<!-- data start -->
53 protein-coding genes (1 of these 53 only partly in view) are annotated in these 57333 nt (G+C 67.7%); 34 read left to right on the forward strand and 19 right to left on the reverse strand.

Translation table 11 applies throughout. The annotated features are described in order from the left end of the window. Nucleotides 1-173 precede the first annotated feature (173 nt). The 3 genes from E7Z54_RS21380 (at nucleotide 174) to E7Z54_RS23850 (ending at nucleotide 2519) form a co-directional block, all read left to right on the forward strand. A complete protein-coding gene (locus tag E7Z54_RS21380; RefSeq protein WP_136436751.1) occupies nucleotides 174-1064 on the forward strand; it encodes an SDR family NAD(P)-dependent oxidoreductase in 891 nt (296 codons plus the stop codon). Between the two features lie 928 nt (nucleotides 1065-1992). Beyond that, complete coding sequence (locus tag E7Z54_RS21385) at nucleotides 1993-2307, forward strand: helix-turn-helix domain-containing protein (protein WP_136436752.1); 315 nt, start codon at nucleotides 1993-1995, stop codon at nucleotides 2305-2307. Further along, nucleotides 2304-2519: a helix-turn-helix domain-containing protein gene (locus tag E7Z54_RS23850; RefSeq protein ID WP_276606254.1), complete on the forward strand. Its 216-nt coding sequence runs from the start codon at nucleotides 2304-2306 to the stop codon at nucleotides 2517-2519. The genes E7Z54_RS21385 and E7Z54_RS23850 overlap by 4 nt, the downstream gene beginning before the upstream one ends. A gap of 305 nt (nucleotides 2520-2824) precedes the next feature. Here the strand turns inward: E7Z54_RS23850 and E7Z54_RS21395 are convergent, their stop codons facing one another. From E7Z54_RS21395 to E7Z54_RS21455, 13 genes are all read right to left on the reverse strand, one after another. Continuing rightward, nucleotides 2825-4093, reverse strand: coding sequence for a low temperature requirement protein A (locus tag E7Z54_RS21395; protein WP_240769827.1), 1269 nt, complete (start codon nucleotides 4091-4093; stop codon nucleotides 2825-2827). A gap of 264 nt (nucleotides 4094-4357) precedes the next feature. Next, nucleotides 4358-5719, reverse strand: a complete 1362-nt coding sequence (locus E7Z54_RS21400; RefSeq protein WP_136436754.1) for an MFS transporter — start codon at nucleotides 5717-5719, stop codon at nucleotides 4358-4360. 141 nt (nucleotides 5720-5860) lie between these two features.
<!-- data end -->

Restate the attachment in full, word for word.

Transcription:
53 protein-coding genes (1 of these 53 only partly in view) are annotated in these 57333 nt (G+C 67.7%); 34 read left to right on the forward strand and 19 right to left on the reverse strand.

Translation table 11 applies throughout. The annotated features are described in order from the left end of the window. Nucleotides 1-173 precede the first annotated feature (173 nt). The 3 genes from E7Z54_RS21380 (at nucleotide 174) to E7Z54_RS23850 (ending at nucleotide 2519) form a co-directional block, all read left to right on the forward strand. A complete protein-coding gene (locus tag E7Z54_RS21380; RefSeq protein WP_136436751.1) occupies nucleotides 174-1064 on the forward strand; it encodes an SDR family NAD(P)-dependent oxidoreductase in 891 nt (296 codons plus the stop codon). Between the two features lie 928 nt (nucleotides 1065-1992). Beyond that, complete coding sequence (locus tag E7Z54_RS21385) at nucleotides 1993-2307, forward strand: helix-turn-helix domain-containing protein (protein WP_136436752.1); 315 nt, start codon at nucleotides 1993-1995, stop codon at nucleotides 2305-2307. Further along, nucleotides 2304-2519: a helix-turn-helix domain-containing protein gene (locus tag E7Z54_RS23850; RefSeq protein ID WP_276606254.1), complete on the forward strand. Its 216-nt coding sequence runs from the start codon at nucleotides 2304-2306 to the stop codon at nucleotides 2517-2519. The genes E7Z54_RS21385 and E7Z54_RS23850 overlap by 4 nt, the downstream gene beginning before the upstream one ends. A gap of 305 nt (nucleotides 2520-2824) precedes the next feature. Here the strand turns inward: E7Z54_RS23850 and E7Z54_RS21395 are convergent, their stop codons facing one another. From E7Z54_RS21395 to E7Z54_RS21455, 13 genes are all read right to left on the reverse strand, one after another. Continuing rightward, nucleotides 2825-4093, reverse strand: coding sequence for a low temperature requirement protein A (locus tag E7Z54_RS21395; protein WP_240769827.1), 1269 nt, complete (start codon nucleotides 4091-4093; stop codon nucleotides 2825-2827). A gap of 264 nt (nucleotides 4094-4357) precedes the next feature. Next, nucleotides 4358-5719, reverse strand: a complete 1362-nt coding sequence (locus E7Z54_RS21400; RefSeq protein WP_136436754.1) for an MFS transporter — start codon at nucleotides 5717-5719, stop codon at nucleotides 4358-4360. 141 nt (nucleotides 5720-5860) lie between these two features.